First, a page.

Each end effector can also have various configurations. In one embodiment, each end effector can include a clevis, and the first member can be adapted to engage a proximal portion of the clevis. The second member can be movable between a proximal position in which the second member is retracted relative to the first member to allow the first member to be disengaged from the end effector, and a distal position in which the second member is advanced over the first member to lock the first member into engagement with an end effector.
In another embodiment, each end effector can be movable within the chamber between a first position in which at least one pin on the end effector extends into at least bore formed in the chamber to retain the end effector in the chamber, and a second position in which the at least one pin on the end effector is retracted into the end effector to allow the end effector to be released from the chamber. Each end effector can also include a retaining element slidably mated to and disposed around the clevis. The pin(s) can be disposed within a thru-hole(s) extending through the retaining element. In an exemplary embodiment, the pin(s) is biased into the end effector.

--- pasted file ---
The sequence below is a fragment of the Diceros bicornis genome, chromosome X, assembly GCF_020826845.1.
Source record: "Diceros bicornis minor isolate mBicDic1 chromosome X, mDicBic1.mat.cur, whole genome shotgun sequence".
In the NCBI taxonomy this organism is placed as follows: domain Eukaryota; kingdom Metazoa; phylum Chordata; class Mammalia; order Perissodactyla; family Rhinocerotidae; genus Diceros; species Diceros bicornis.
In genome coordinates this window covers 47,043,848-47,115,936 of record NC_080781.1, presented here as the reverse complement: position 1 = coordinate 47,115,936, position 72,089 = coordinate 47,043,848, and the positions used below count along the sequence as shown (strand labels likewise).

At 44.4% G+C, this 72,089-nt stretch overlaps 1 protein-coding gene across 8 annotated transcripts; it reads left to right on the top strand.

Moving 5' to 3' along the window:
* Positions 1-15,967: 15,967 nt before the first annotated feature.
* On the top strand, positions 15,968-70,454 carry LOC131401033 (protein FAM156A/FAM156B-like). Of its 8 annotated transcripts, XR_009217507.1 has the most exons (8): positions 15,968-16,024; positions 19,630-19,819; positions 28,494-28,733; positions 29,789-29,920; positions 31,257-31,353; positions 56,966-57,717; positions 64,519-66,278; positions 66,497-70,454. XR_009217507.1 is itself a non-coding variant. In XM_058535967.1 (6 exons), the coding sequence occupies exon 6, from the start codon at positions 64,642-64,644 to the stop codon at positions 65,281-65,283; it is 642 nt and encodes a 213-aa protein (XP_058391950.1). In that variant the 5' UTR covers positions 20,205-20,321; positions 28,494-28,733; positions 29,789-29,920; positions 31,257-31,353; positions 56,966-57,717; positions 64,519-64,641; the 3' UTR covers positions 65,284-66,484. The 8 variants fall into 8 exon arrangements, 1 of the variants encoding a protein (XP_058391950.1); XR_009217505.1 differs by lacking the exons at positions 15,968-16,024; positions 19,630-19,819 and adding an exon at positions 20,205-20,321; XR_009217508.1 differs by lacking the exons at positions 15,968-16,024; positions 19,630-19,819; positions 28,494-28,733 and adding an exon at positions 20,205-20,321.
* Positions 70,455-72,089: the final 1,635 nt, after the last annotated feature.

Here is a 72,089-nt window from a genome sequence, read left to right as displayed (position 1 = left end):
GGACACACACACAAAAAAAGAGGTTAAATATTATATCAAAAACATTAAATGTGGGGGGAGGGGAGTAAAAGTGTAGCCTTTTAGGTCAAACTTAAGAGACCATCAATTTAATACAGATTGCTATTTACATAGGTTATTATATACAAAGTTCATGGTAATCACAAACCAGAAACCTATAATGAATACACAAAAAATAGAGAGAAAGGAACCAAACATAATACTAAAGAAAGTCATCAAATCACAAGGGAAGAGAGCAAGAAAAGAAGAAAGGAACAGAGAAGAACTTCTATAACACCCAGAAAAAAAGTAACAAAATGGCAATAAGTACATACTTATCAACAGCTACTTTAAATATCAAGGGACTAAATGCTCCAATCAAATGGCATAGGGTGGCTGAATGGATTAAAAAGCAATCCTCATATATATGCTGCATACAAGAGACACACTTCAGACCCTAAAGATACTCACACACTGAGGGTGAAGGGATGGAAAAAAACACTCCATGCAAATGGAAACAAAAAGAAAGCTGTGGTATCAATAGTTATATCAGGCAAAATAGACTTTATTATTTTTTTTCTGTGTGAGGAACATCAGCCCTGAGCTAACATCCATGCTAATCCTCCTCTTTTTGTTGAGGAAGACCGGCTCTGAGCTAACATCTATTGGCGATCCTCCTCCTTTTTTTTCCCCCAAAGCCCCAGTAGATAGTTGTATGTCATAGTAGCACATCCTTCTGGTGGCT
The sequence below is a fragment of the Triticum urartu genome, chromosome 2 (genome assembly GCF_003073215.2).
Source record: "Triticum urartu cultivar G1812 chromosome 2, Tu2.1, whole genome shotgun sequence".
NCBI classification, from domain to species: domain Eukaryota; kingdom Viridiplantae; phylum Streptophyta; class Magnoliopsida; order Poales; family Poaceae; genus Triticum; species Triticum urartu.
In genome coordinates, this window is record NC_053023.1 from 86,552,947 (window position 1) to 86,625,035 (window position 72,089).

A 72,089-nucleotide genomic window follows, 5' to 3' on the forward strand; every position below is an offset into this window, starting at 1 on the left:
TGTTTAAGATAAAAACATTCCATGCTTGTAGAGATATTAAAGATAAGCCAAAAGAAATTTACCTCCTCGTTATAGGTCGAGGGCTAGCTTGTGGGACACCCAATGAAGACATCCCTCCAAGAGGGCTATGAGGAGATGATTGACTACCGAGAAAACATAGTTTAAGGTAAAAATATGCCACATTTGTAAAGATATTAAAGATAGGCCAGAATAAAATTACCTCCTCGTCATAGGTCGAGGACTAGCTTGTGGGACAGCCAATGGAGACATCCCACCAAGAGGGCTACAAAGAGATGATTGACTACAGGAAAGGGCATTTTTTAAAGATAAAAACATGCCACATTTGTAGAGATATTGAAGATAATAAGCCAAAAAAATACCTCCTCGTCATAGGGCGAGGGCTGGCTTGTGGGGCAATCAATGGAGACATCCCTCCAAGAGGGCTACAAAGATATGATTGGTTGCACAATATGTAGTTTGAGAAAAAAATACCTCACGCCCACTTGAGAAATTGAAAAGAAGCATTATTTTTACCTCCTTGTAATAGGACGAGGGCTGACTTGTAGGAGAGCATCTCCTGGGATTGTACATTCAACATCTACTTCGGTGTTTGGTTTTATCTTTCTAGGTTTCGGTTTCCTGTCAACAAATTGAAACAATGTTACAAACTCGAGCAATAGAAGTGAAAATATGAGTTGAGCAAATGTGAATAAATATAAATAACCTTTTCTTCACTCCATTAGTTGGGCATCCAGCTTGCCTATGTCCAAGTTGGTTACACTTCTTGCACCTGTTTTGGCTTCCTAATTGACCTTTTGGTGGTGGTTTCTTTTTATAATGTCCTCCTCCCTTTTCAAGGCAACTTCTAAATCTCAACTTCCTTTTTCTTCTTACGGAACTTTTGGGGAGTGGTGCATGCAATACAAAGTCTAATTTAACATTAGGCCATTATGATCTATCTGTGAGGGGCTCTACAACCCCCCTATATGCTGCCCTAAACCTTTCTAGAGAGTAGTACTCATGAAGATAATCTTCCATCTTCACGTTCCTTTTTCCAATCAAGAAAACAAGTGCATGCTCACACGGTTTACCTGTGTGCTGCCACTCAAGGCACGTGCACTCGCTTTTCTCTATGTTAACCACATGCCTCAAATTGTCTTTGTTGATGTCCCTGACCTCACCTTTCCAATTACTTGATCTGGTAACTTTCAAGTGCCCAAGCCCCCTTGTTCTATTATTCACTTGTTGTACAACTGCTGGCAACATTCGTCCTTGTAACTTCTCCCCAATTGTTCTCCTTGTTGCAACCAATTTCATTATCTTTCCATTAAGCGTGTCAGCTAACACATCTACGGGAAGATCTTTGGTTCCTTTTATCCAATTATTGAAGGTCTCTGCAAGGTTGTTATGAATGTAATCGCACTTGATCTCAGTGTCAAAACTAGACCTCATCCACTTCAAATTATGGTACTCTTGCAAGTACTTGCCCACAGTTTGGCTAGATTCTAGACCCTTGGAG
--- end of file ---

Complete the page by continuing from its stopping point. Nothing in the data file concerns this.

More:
In yet another embodiment, a modular endoscopic surgical device is provided and includes an elongate shaft having a cartridge coupled thereto and having a plurality of chambers formed therein. A plurality of end effectors can be disposed within the plurality of chambers, and each end effector can have an engagement mechanism movable between a locked position, in which the end effector is retained within the chamber, and a released position in which the end effector is released from the chamber. The device can also include an instrument shaft adapted to selectively engage each end effector and to effect movement of the end effector relative to the chamber to cause the engagement mechanism to move between the locked and released positions. In an exemplary embodiment, the instrument shaft includes an inner tube adapted to engage an end effector, and an outer tube slidably disposed over the inner tube and adapted to lock the inner tube into engagement with the end effector. When the inner tube is in locked engagement with an end effector, the inner tube can be adapted to move relative to the outer tube to cause the engagement mechanism on the end effector to move between the locked and released positions.